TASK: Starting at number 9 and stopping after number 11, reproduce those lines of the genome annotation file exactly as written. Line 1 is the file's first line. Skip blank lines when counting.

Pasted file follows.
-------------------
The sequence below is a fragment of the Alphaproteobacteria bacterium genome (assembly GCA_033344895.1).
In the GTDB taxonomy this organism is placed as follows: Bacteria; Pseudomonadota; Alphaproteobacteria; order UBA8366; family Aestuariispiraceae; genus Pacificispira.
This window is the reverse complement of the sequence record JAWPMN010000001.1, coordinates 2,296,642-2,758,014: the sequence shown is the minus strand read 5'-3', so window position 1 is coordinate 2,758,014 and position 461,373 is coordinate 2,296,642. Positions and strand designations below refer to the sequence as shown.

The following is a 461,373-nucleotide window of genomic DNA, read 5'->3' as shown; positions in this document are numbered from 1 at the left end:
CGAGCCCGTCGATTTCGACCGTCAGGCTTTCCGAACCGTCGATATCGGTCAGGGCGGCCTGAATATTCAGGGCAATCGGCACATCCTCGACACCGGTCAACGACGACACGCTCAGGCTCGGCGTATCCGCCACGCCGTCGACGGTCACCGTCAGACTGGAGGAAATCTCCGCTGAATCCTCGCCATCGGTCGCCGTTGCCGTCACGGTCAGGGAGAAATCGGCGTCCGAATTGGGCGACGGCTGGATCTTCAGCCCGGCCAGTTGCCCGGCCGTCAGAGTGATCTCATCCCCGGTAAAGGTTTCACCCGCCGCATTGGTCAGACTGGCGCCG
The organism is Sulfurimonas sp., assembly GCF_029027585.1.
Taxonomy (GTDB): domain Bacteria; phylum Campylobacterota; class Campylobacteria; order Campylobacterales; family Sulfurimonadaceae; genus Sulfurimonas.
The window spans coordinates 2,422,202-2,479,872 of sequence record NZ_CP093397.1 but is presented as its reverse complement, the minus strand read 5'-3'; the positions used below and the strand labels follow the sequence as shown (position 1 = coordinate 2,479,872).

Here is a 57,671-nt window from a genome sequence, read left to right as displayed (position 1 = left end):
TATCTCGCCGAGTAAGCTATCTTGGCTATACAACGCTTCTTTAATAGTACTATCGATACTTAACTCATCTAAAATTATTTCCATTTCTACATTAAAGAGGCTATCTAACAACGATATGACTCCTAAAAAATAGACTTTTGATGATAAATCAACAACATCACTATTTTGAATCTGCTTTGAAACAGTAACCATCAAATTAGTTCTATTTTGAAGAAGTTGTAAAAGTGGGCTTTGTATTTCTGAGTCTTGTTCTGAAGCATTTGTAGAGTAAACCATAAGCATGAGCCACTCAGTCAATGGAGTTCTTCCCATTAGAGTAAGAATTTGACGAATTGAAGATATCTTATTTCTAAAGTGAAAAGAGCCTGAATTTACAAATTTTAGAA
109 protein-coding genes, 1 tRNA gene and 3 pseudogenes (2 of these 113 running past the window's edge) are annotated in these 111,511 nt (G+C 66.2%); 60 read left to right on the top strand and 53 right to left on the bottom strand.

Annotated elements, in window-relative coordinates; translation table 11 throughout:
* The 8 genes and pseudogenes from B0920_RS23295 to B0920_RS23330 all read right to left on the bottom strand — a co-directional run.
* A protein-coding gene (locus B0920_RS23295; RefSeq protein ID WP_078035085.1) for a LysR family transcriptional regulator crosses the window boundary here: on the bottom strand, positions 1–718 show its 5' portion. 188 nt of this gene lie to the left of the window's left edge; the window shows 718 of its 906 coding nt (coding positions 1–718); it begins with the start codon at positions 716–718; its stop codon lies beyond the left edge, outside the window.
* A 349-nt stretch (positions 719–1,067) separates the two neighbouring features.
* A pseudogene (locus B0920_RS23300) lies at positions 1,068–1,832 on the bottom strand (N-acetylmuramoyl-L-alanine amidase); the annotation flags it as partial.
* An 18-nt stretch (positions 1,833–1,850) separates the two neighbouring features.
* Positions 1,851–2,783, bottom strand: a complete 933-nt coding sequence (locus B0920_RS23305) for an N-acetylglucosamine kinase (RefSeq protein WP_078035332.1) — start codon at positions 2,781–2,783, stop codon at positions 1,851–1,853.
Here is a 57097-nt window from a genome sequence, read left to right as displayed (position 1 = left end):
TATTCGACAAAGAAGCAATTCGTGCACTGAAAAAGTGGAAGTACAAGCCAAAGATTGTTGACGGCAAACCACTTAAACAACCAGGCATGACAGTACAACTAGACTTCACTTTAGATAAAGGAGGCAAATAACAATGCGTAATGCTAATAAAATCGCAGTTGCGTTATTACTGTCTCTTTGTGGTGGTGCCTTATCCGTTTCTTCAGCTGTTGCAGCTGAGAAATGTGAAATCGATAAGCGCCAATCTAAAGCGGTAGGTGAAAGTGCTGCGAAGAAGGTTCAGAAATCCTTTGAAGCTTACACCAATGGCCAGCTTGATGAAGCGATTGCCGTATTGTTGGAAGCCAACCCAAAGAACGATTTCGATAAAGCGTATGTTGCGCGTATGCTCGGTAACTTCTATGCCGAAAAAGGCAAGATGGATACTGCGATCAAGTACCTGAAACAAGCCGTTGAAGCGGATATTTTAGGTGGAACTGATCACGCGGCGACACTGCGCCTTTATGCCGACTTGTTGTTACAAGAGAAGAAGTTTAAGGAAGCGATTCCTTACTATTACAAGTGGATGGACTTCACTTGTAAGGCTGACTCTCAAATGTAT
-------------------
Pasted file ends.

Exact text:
Here is a 57,671-nt window from a genome sequence, read left to right as displayed (position 1 = left end):
TATCTCGCCGAGTAAGCTATCTTGGCTATACAACGCTTCTTTAATAGTACTATCGATACTTAACTCATCTAAAATTATTTCCATTTCTACATTAAAGAGGCTATCTAACAACGATATGACTCCTAAAAAATAGACTTTTGATGATAAATCAACAACATCACTATTTTGAATCTGCTTTGAAACAGTAACCATCAAATTAGTTCTATTTTGAAGAAGTTGTAAAAGTGGGCTTTGTATTTCTGAGTCTTGTTCTGAAGCATTTGTAGAGTAAACCATAAGCATGAGCCACTCAGTCAATGGAGTTCTTCCCATTAGAGTAAGAATTTGACGAATTGAAGATATCTTATTTCTAAAGTGAAAAGAGCCTGAATTTACAAATTTTAGAA
109 protein-coding genes, 1 tRNA gene and 3 pseudogenes (2 of these 113 running past the window's edge) are annotated in these 111,511 nt (G+C 66.2%); 60 read left to right on the top strand and 53 right to left on the bottom strand.